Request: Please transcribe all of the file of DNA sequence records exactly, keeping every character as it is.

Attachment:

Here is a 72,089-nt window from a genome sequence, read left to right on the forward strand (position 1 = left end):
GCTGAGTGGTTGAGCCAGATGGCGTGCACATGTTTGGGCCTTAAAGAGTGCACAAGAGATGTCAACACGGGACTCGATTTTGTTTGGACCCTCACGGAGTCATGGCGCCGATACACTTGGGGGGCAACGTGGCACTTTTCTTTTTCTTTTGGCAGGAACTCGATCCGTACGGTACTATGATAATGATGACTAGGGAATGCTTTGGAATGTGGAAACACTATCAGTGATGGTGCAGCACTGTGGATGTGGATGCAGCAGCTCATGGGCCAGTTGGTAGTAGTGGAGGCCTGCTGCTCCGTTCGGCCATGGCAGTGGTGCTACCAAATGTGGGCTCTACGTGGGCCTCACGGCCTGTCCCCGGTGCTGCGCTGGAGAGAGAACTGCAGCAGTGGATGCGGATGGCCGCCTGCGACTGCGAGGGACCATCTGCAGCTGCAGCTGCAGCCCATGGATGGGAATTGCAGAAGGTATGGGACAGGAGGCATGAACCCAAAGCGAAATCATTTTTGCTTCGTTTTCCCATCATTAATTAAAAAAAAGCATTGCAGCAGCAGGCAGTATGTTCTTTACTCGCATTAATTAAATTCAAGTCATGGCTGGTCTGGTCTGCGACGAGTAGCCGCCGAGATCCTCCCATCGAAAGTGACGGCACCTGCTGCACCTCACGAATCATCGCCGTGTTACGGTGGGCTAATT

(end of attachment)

Here is a 72,089-nt window from a genome sequence, read left to right on the forward strand (position 1 = left end):
GCTGAGTGGTTGAGCCAGATGGCGTGCACATGTTTGGGCCTTAAAGAGTGCACAAGAGATGTCAACACGGGACTCGATTTTGTTTGGACCCTCACGGAGTCATGGCGCCGATACACTTGGGGGGCAACGTGGCACTTTTCTTTTTCTTTTGGCAGGAACTCGATCCGTACGGTACTATGATAATGATGACTAGGGAATGCTTTGGAATGTGGAAACACTATCAGTGATGGTGCAGCACTGTGGATGTGGATGCAGCAGCTCATGGGCCAGTTGGTAGTAGTGGAGGCCTGCTGCTCCGTTCGGCCATGGCAGTGGTGCTACCAAATGTGGGCTCTACGTGGGCCTCACGGCCTGTCCCCGGTGCTGCGCTGGAGAGAGAACTGCAGCAGTGGATGCGGATGGCCGCCTGCGACTGCGAGGGACCATCTGCAGCTGCAGCTGCAGCCCATGGATGGGAATTGCAGAAGGTATGGGACAGGAGGCATGAACCCAAAGCGAAATCATTTTTGCTTCGTTTTCCCATCATTAATTAAAAAAAAGCATTGCAGCAGCAGGCAGTATGTTCTTTACTCGCATTAATTAAATTCAAGTCATGGCTGGTCTGGTCTGCGACGAGTAGCCGCCGAGATCCTCCCATCGAAAGTGACGGCACCTGCTGCACCTCACGAATCATCGCCGTGTTACGGTGGGCTAATT